Henry VIII Biography

A breif biography of Henry VIII, the man who brought about England's historic split with the Church of Rome - and his six wives.

Henry VIII, the man whose break with the Pope led to the formation of the Anglican Church, was born on June 28, 1491. He was the second son of Tudor King Henry VII. As such he was not counted as significant until his brother Arthur died in 1502. Suddenly young Henry was heir to the throne. He took over his brother's titles of Prince of Wales and Duke of Cornwall. A treaty between England and Spain in 1503 decreed that Henry would marry Catherine of Aragon, his brother's widow, in the year after his fourteenth birthday. However, the Bible forbade a man to marry his brother's widow. Dispensation was sought of the Pope to allow the marriage to proceed.

Henry's education included learning both Latin and Greek, studying as a musician and a composer. As a young man he was athletic and full of energy. He was also noted for being very handsome. His father died on April 22, 1509 and Henry assumed the throne. Soon thereafter he and Catherine were married. He soon found his nation embroiled in a warfare between Spain and France as a result of his marriage ties. He engaged in war with Scotland and France in 1512-13. A triumph against the Scots at Tournai was enough to bolster his youthful ego. The war, however, saw the ascension of Henry's powerful adviser, Thomas Cardinal Wolsey. From 1515 onwards Wolsey became the key player in both Church and State affairs. Henry was quite happy to follow Wolsey's advice, though he still had the personality to exert his dominance if he saw fit.

Consequently Henry spent the next few years preoccupied with such youthful activities as hunting, music, the games and indulging in mistresses. By about 1527, he had decided to get rid of his wife. He had fallen for one of his Court Ladies, Anne Boleyn. He may also have been haunted by the belief that he had broken divine law by marrying his brother's widow. Regardless of the reasoning, Henry became intent on divorce. He tried to get Wolsey to get the Pope to allow the divorce. The failure of this endeavour led to Wolsey's fall from grace. Frustrated, Henry decided on the radical move of throwing off the Papal rule entirely and instituting a new national church in England. The king himself was to be supreme head of the new Church of England. Henry's own archbishop, Thomas Cromwell, then divorced him from Catherine.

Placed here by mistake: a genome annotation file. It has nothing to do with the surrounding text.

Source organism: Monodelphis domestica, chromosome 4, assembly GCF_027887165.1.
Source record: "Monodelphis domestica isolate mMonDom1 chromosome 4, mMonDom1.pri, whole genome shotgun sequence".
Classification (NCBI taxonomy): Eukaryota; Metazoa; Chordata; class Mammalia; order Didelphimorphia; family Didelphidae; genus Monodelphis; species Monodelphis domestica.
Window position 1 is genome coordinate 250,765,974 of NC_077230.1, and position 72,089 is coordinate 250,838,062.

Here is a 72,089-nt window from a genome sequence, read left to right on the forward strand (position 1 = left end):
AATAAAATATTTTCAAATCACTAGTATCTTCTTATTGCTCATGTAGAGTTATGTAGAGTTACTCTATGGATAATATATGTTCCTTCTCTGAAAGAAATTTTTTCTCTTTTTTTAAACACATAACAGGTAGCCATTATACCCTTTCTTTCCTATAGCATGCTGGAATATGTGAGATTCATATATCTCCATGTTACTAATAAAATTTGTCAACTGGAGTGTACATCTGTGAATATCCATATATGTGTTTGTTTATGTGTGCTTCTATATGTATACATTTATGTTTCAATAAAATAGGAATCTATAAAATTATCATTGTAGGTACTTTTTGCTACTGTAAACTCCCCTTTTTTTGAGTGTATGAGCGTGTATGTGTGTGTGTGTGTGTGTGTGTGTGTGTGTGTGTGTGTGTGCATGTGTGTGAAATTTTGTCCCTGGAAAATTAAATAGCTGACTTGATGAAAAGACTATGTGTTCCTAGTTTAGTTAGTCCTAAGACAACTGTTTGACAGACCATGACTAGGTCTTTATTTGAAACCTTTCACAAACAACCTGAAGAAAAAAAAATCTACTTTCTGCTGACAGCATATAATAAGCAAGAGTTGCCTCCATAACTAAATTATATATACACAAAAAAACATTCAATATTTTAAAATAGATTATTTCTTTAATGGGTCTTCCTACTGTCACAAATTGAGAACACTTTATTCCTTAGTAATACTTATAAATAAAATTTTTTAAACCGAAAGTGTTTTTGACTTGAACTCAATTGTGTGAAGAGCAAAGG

The break from Rome had the undesirable effect of provoking what came to be the great northern uprising. This occurred during the years 1536-37 and was the first and only real threat to Henry's rule. The uprising was quelled, however, with the adoption of the orthodox Act of Six Articles which re-established basic doctrine.

Henry's second wife, Anne Boleyn could only produce a daughter for Henry. She was soon executed on the grounds of adultery. In 1536, Jane Seymour became Henry's third wife. Within a year she too was dead. But she had managed to produce the coveted male heir that Henry desired. The child would become King Edward VI. Wife number four was Anne Of Cleves. This was a politically and religiously motivated union and the couple didn't last long. Henry, who despised Anne, divorced her as soon as he could. The next wife was Catherine Howard who lasted only a little longer. She was executed in 1542 for adultery. Henry's last wife was Catherine Parr. This time the union lasted.

Unfortunately, by now Henry's health was declining. The once youthful and athletic King had turned into an overweight Monarch with some serious physical problems. His temper had also worsened. His unenviable marital record and financial debacles had led the country to turn away from Henry somewhat. Yet to many he remained the very embodiment of nationhood and Kingship. He died, an old man at 56, on January 28, 1547.

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